Commission Opportunity – SCULPTURE
RUTGERS CANCER INSTITUTE OF NEW JERSEY (RCINJ)
in partnership with
NEW BRUNSWICK DEVELOPMENT CORPORATION (DEVCO), New Brunswick, NJ
DEADLINE February 12, 2023
The Rutgers Cancer Institute of New Jersey (RCINJ) is seeking an Artist or Artist Team to design and install site-specific feature artwork(s) for their new Jack and Sheryl Morris Cancer Center. Developed in partnership with the New Brunswick Development Corporation (DEVCO), the 12 story, 520,000 square foot center is currently under construction and is scheduled to open in 2025 across from Robert Wood Johnson University Hospital and the existing Rutgers Cancer Institute of New Jersey. It will serve as a hub for treatment, patient services and research in a first-of-its-kind facility in New Jersey.
Designed around a four-story atrium lobby that spans the depth of the building and serves as its town square, the hospital will invite visitors into a space filled with ample natural light and lush plantings. This welcoming, biophilic environment has been designed to enhance the well-being of patients, visitors, clinicians and staff.
The lobby will be accessible at street level from the north side via a new North Drive being developed as part of the project and from the south via Somerset Street. A spiral staircase will anchor the north atrium space, connecting the third floor to the first floor lobby. The stairs will continue one flight down on the south side through a large cut away in the lobby floor, providing visibility and allowing natural light from the upper floors into the lower level.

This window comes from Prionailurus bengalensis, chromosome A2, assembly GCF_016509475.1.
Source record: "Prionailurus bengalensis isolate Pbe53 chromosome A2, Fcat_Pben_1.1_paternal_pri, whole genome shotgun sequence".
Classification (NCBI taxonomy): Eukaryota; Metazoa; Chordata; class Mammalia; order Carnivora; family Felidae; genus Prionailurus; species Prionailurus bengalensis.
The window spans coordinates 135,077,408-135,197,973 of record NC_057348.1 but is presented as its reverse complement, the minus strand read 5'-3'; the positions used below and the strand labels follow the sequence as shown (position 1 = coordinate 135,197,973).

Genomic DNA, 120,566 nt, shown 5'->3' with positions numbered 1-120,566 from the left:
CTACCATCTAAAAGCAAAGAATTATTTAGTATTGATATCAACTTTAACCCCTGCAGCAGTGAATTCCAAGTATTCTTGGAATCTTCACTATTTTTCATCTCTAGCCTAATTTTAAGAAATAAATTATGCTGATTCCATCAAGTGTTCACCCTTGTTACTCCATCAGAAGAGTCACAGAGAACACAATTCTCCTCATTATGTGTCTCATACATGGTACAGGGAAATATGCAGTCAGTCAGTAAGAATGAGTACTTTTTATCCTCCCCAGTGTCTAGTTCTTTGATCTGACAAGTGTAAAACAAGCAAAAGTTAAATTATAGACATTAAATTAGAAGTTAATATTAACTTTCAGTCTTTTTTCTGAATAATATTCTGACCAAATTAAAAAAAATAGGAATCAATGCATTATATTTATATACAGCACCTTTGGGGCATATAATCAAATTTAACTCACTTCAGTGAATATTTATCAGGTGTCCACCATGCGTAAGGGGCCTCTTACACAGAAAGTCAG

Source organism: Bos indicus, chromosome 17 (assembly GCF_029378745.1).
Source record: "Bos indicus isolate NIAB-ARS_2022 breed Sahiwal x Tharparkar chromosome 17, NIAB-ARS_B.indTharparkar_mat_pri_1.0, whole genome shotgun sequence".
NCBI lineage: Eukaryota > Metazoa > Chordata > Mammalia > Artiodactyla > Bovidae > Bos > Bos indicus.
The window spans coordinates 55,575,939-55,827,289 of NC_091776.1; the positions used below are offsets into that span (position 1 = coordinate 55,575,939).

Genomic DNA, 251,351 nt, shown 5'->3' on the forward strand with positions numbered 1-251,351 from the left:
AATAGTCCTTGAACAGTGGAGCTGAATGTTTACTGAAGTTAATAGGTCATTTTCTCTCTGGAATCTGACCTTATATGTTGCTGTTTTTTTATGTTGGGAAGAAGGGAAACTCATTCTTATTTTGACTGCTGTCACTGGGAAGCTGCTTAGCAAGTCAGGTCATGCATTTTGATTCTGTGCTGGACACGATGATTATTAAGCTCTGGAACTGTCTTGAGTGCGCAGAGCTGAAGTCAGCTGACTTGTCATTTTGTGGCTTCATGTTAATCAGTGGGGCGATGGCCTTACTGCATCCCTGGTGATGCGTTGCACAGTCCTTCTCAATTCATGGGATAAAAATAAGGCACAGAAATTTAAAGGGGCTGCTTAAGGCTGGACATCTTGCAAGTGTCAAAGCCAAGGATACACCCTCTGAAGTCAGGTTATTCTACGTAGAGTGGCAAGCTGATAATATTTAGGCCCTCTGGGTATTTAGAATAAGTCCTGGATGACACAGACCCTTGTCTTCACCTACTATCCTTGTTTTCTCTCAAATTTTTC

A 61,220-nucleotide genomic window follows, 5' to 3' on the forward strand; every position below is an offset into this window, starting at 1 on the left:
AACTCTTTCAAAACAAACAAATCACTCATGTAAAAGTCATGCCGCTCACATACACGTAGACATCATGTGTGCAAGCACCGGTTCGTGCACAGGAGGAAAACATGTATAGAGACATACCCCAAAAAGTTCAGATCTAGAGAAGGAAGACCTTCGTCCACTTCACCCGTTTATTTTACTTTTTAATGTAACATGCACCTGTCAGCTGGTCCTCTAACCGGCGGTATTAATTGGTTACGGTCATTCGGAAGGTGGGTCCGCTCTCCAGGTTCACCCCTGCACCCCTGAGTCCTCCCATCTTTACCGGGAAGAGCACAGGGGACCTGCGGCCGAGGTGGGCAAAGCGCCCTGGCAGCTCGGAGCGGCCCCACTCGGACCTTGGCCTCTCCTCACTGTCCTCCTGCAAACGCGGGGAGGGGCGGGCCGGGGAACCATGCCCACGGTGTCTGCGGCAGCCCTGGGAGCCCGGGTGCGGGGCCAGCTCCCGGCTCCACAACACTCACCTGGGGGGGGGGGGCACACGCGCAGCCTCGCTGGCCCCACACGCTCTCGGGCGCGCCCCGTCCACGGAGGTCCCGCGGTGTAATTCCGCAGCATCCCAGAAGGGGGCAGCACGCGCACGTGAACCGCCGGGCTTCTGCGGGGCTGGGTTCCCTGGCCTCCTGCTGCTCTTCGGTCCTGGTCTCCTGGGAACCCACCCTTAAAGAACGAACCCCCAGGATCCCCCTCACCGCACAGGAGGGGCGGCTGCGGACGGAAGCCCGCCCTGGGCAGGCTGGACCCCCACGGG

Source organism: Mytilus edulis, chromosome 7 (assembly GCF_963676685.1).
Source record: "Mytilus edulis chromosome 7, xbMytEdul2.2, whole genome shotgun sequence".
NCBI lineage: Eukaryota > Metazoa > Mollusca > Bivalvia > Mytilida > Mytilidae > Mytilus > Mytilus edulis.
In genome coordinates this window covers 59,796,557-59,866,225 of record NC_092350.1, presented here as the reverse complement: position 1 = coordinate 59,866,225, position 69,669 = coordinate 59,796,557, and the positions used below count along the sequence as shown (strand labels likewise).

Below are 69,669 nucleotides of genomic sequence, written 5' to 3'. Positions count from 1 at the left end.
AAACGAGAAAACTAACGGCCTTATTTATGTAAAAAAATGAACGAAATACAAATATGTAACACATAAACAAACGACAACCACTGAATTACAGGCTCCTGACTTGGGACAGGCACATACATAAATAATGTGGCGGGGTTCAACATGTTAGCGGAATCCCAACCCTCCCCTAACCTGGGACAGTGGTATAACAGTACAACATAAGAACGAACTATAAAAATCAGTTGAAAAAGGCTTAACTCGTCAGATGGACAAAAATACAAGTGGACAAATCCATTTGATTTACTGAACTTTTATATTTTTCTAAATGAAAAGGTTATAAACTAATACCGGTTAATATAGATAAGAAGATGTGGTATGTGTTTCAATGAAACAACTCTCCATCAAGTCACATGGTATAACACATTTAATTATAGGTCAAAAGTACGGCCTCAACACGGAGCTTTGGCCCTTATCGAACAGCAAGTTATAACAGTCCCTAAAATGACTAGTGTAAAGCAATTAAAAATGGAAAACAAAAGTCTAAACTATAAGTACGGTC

To accelerate the delivery of leading cancer therapies and treatment, the building also includes state- of-the-art laboratories on the second floor and clinical trial labs on the third. Interactions with patients building-wide will also contribute to these trials. The ability to translate scientific findings from ‘bench to bedside’ and back to the laboratory will provide physician-scientists with more immediate feedback on clinical trials. In an effort to put “science on display” for patients and visitors, the labs were designed to have as much openness as possible, fostering collaboration and flexibility while creating a bright, comfortable environment.